Glasgow - Ibrox Park
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Glasgow - Ibrox Park : Map credit historic maps Glasgow - Ibrox Park : Image credit Scottish Cycling History Ibrox Stadium was the home of Rangers FC, who moved there in 1887. The cinder bicycle racing track was opened in 1888 and was 440 yards around and 24 feet wide. The first meeting on the track was the Glasgow Rangers and Clydesdale Harriers sports on July 7th 1888 which incorporated the one mile bicycle and five miles tricycle of championships of the NCU.

Bicycle racing became very popular at Ibrox with regular meetings. In 1890, the Glasgow Local Centre held evening race meetings at Ibrox. The SCU championships were held there in 1891. The Scottish Racing Cyclists League held a Thursday evening meeting on May 14th 1891 which was the first track race under the new SCU rules. The Clydesdale Harriers meeting on 4th July 1891 included ½, 2 and 5 miles races for pneumatics and 1 and 3 miles races for solid or cushion tyres.

In 1895 the stadium was upgraded, the cycle track was re-laid, banked up to seven feet and adjusted to give eighteen laps to five miles. When completed it was described as "the finest track in Scotland."

In 1899, Rangers moved into the new stadium that they had built, adjacent to the previous ground, raising the money by forming a limited company. The new stadium had an oval bicycle track around the pitch.

Celtic Park, Ibrox and Hampden Park all competed with each other to host lucrative football matches. To increase crowd capacity, Rangers built large areas of timber terracing, but one section of terracing collapsed at a Scotland v England match on 5th April 1902 and 25 people were killed and 517 injured.

In 1904 Scotland's three best cycling tracks were at Ibrox, Hampden and Celtic, but even though Ibrox lost out to Celtic Park for crowds, it continued to hold regular meetings up to the First World War. Peter Bilsborough [ref. 60] described very clearly the demise of cycle track racing in Glasgow and his comments apply equally to the rest of the UK.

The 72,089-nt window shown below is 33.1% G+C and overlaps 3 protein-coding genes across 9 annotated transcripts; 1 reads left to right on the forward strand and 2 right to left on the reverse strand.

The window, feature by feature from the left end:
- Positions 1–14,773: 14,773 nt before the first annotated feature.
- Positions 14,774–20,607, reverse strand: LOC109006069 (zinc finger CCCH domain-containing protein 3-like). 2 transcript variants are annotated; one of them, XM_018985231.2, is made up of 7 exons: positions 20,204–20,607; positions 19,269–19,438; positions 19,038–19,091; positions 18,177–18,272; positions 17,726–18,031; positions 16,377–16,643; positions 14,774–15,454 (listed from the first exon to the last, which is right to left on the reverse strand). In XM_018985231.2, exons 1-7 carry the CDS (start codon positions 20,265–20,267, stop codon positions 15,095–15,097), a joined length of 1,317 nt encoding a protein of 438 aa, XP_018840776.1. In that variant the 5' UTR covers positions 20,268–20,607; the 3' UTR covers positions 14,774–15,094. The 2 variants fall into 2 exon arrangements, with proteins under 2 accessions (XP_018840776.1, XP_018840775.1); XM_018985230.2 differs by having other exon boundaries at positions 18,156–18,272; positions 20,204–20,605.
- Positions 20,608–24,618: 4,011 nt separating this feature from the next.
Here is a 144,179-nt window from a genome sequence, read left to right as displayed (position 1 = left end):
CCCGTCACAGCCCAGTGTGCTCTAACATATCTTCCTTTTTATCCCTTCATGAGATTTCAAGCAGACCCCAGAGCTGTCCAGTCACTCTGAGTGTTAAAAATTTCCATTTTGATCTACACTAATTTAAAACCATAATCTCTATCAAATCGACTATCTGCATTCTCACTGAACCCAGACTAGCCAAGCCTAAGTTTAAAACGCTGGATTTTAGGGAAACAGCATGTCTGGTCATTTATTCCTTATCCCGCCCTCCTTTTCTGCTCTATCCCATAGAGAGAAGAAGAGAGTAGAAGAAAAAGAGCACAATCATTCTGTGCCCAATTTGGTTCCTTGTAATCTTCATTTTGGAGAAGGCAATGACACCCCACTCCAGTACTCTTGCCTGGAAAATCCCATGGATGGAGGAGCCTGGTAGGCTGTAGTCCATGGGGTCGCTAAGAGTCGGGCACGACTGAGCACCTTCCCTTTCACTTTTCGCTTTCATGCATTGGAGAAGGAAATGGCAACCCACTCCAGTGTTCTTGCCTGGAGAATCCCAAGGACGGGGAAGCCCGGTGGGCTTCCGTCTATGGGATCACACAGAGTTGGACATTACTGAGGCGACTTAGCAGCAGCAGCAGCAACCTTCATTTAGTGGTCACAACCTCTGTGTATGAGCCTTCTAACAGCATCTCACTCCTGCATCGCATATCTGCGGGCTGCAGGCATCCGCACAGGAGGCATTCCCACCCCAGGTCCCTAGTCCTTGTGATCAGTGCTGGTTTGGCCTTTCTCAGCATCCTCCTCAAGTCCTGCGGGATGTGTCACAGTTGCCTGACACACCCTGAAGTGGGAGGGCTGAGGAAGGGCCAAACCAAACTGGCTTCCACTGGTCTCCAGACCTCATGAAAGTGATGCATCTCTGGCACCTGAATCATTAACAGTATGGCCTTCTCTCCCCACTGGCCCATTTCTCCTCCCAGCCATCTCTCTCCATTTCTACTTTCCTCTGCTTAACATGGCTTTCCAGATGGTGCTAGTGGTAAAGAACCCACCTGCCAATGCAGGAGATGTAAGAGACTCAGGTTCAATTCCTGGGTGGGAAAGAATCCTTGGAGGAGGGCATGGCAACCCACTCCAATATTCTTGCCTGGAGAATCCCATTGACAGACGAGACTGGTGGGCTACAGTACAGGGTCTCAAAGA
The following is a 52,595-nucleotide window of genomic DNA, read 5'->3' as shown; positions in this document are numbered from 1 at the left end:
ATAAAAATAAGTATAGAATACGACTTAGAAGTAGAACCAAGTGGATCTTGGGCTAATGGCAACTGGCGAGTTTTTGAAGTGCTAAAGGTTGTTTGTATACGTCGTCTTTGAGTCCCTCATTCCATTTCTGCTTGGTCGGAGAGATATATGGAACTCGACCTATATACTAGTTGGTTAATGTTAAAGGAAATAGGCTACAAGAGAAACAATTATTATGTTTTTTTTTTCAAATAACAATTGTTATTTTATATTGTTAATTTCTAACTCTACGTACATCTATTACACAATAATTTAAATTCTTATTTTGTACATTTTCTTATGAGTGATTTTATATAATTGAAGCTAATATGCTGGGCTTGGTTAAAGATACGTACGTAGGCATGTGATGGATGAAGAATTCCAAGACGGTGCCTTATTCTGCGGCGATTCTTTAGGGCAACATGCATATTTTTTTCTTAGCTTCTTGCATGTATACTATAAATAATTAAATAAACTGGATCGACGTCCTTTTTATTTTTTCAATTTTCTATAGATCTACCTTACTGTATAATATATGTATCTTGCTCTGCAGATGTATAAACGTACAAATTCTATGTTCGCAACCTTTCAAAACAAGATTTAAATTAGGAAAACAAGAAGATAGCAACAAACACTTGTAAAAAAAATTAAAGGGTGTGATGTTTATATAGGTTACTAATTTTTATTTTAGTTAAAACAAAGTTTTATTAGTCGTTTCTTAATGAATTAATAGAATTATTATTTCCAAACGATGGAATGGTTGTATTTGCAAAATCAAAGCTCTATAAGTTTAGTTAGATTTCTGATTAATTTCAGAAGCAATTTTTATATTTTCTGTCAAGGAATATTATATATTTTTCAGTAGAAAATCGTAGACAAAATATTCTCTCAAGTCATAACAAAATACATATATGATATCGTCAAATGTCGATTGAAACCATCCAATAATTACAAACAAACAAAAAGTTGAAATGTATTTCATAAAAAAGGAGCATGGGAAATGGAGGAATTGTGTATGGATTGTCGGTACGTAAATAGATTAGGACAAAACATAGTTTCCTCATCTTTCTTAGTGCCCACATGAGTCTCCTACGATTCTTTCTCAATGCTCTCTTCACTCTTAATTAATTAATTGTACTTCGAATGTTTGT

"Glaswegians flocked to the various annual cycling and athletic promotions. In 1893, 7,000 watched the Rangers P.C. sports at Ibrox while 15,000 attended Hampden Park for the Queen's Park F.C. Sports. By 1897 interest at some events was measured in tens of thousands. Within five years interest in cycling had declined quite significantly however. After the turn of the century riders disappeared from the tracks and thousands of spectators left the stadia. By 1910 only Celtic attracted crowds of over 10,000 to watch cycling events. The advent of professional cycling in 1897 had heralded the start of the decline. Fair play and enjoyment were replaced by an overwhelming concern for profit. Cycling became the property of market forces, dominated by material considerations which were alien to traditional amateur ideals. More significantly, riders increasingly broke the rules and adopted tactics which spectators found unattractive to watch. Such local interest as might have been generated by watching contests between local amateur riders disappeared as sports promoters increasingly resorted to British and foreign cracks who dominated the events and led to the withdrawal of the local amateur."

In the 1920's athletics meetings at Ibrox drew large crowds but only occasionally were bicycle races included in the program. There were a few cycle race meetings after 1930. At the Rangers Athletic sports meeting on 5th August 1950 there were two bicycle events, a half mile and a one mile race.

The 1955 NCU Racing Handbook listed the Ibrox track as 440 yards with an ash surface, 30 feet wide and banked to 4ft 6in.

Ibrox is, of course, a football stadium, but it has been used for athletics competitions, the Empire Games and for concerts, including performances by Frank Sinatra, Rod Stewart and Elton John. Ibrox has hosted world championship boxing and rugby sevens at the 2014 Commonwealth Games.

Glasgow - Ibrox Park : Image credit Wiki Commons
Refs     : [60] [105] [p]
Photos : Scottish Cycling History, Wiki Commons
Maps    : historic maps